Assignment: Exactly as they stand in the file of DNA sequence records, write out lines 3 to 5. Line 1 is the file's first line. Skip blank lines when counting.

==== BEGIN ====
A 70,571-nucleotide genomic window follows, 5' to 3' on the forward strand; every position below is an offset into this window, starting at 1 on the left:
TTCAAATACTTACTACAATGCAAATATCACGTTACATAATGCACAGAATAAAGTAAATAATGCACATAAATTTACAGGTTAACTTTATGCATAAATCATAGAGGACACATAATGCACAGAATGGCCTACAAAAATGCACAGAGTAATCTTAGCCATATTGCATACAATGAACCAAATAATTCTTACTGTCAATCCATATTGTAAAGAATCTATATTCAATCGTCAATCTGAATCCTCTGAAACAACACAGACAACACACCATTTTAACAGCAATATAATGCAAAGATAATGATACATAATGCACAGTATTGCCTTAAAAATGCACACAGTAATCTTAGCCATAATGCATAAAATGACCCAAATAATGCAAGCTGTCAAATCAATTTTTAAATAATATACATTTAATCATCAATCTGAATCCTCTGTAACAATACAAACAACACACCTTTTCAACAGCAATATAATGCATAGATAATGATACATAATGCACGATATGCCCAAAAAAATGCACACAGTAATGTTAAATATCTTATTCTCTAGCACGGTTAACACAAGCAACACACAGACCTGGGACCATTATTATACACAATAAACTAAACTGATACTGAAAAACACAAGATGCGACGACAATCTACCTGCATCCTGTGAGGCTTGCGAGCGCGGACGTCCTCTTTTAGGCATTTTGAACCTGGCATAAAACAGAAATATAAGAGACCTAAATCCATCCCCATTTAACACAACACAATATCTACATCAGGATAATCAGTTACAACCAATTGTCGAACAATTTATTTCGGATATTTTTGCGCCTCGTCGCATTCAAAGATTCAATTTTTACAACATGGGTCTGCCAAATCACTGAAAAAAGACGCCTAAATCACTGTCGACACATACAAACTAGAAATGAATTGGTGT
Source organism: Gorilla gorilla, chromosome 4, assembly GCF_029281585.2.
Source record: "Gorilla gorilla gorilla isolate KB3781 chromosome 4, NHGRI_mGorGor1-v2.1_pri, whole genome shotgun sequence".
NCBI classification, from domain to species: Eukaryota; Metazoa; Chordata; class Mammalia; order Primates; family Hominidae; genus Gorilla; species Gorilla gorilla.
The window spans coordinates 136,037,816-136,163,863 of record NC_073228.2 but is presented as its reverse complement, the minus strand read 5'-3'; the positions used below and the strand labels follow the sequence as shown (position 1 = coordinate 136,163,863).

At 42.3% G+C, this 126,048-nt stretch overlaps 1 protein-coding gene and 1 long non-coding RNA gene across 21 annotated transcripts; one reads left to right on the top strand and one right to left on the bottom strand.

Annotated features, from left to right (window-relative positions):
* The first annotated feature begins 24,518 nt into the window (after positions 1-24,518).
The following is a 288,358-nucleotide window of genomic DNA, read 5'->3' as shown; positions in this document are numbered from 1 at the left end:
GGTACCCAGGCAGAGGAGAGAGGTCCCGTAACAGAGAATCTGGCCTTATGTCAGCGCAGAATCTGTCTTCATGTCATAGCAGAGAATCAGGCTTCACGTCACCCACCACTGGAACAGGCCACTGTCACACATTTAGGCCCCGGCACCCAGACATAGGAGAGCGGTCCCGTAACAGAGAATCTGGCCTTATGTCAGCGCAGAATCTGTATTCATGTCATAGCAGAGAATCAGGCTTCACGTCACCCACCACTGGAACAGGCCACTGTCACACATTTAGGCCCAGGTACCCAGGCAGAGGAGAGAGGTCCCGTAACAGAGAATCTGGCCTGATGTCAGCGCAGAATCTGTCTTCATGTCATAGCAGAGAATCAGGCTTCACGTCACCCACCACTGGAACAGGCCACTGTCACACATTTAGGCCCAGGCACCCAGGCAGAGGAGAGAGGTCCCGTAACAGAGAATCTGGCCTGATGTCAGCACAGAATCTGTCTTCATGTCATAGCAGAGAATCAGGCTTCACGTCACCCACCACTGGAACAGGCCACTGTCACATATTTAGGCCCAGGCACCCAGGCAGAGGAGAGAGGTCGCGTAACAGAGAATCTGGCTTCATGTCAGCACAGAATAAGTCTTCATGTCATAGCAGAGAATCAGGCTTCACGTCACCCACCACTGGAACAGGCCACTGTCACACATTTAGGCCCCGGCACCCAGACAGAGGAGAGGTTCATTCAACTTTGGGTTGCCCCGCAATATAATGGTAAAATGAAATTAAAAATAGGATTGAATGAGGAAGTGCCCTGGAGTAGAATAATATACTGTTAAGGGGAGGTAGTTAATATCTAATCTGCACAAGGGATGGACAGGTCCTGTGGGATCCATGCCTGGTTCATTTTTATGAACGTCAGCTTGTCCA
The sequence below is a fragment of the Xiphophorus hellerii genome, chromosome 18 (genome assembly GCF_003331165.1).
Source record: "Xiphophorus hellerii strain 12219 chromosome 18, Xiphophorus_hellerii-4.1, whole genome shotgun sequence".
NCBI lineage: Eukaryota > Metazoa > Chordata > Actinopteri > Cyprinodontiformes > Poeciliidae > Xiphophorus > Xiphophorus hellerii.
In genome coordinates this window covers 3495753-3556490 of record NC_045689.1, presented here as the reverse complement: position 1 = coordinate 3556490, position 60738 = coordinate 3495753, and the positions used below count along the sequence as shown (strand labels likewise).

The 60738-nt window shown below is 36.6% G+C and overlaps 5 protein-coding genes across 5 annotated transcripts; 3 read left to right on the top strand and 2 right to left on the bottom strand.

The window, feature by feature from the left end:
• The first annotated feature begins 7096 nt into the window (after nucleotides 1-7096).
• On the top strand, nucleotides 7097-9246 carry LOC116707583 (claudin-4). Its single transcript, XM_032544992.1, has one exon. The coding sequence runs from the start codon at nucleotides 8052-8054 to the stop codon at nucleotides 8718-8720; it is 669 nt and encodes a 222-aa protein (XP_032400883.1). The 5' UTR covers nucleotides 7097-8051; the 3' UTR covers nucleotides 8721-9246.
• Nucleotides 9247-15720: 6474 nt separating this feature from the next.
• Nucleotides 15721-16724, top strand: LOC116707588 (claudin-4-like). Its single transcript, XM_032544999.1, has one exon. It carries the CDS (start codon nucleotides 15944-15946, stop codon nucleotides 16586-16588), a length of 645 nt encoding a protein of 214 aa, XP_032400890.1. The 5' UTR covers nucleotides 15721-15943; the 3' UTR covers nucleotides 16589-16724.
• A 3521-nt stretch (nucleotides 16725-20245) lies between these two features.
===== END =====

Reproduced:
Source organism: Gorilla gorilla, chromosome 4, assembly GCF_029281585.2.
Source record: "Gorilla gorilla gorilla isolate KB3781 chromosome 4, NHGRI_mGorGor1-v2.1_pri, whole genome shotgun sequence".
NCBI classification, from domain to species: Eukaryota; Metazoa; Chordata; class Mammalia; order Primates; family Hominidae; genus Gorilla; species Gorilla gorilla.